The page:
- At home and at school, we were taught about patriotism. And this was the moment when we could demonstrate our patriotism not only through words, but also through our attitudes and behaviour. They constitued evidence that we could offer something to the country, to the city. We offered something of the highest valuable - our young lives. Unfortunately, so many young, wonderful people lost thier lives. But such were the times. We did not think about it at the time, we thought about fighting with the enemy. These matters were not considered in philosophical discourse then. It was a spontaneous anti-occupant rebellion - recalled Maria Regina Szamborska, participant of the Warsaw Uprising.
Both the insurgents and civilians reacted to the outbreak of fighting for Warsaw with great enthusiasm, which they demonstrated by hanging white and red flags on the streets. Joy, however, was accompanied by fear associated with the expected reaction of the Germans and uncertainty about the Soviet actions. Civilians actively supported the insurgents, providing them with food, organizing facilities for Home Army soldiers, caring for the wounded, building barricades and clearing the debris.
Colonel Kazimierz Iranek-Osmecki the Head of Section II: (Intelligence and Counterintelligence) of the Home Army Headquarters described the need to take part in a patriotic struggle in such a way: "It would take 5 years of living in occupied Warsaw to be able to understand what the civilians and soldiers felt. One had to live day by day, hour by hour for 5 years being aware of the existence of the Pawiak prison. During those months, one had to see friends disappearing one after the other and feel a pain in the heart, one had to hear the sounds of volleys every day, so-frequent that one would not hear them anymore, get used to them, like to the church bells; at the street corner on a sad winter evening or a luminous spring morning one had to silently assist in the execution of ten, twenty, fifty friends, brothers or strangers, taken randomly from the crowd, spent under a wall, mouth covered with plaster and eyes expressing despair or pride. One had to experience it all to understand that Warsaw could not resign from putting up a fight."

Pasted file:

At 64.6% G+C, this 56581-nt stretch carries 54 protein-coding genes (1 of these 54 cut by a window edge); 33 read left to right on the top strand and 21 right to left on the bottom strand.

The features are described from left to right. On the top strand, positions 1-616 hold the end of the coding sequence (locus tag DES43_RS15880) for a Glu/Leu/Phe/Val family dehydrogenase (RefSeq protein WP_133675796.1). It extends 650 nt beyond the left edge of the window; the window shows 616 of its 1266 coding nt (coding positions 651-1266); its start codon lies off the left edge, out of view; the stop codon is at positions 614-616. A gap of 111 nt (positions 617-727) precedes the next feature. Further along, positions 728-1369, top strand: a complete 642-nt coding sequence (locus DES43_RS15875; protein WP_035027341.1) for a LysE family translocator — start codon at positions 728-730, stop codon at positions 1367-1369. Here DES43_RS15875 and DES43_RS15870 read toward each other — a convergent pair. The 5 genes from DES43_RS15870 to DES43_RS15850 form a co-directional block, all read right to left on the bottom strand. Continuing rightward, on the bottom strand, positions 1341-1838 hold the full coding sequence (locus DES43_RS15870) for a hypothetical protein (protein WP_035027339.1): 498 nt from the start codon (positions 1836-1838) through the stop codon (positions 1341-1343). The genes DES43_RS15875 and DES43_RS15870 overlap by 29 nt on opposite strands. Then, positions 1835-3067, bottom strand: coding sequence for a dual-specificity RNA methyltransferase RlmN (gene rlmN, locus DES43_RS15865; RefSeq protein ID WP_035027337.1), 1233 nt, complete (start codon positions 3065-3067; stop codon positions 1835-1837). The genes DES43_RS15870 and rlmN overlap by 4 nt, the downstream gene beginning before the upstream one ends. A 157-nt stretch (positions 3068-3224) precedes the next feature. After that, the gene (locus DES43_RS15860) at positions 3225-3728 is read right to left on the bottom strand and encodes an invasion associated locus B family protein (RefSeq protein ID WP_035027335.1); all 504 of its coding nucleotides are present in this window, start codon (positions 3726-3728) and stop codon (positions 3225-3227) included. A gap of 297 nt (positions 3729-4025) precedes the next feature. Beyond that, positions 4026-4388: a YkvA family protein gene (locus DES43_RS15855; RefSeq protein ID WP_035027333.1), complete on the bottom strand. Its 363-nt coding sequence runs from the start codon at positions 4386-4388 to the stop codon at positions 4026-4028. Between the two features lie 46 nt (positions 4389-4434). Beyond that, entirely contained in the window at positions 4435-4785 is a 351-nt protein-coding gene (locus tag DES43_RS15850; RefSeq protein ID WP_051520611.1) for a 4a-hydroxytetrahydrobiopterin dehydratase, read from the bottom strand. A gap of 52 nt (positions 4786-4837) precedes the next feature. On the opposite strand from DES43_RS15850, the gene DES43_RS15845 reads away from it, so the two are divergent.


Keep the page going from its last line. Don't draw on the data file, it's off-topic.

The Warsaw Uprising, initially planned to last several days, fell on October 3 after 63 days of heroic struggle. As a result, 16,000 to 18,000 soldiers of the Home Army and from 150,000 to 180,000 civilians died. After the capitulation Warsaw was completely destroyed by the Germans. Although from a military point of view, the uprising ended in defeat, the memory of this rebellion was nurtured by successive generations of Poles, shaping their attachment to the meaning of the word independence.
After the Second World War, the communist authorities treated the insurgents and other Home Army soldiers as well as members of independence organizations, extremely distrustfully. Recognized as the enemies of the "People's" Poland, they were persecuted and stigmatized as "traitors" who caused a "pointless uprising". The commanders of the uprising were arrested on absurd charges of betrayal of the homeland. Many were sentenced in fake trials.
But the communists never managed to break the spirit of independence demonstrating by the heroes of the Warsaw Uprising. Today, 74 years after the outbreak of the fights for Warsaw, their heroism is a moral signpost and an invaluable lesson of patriotism for us all.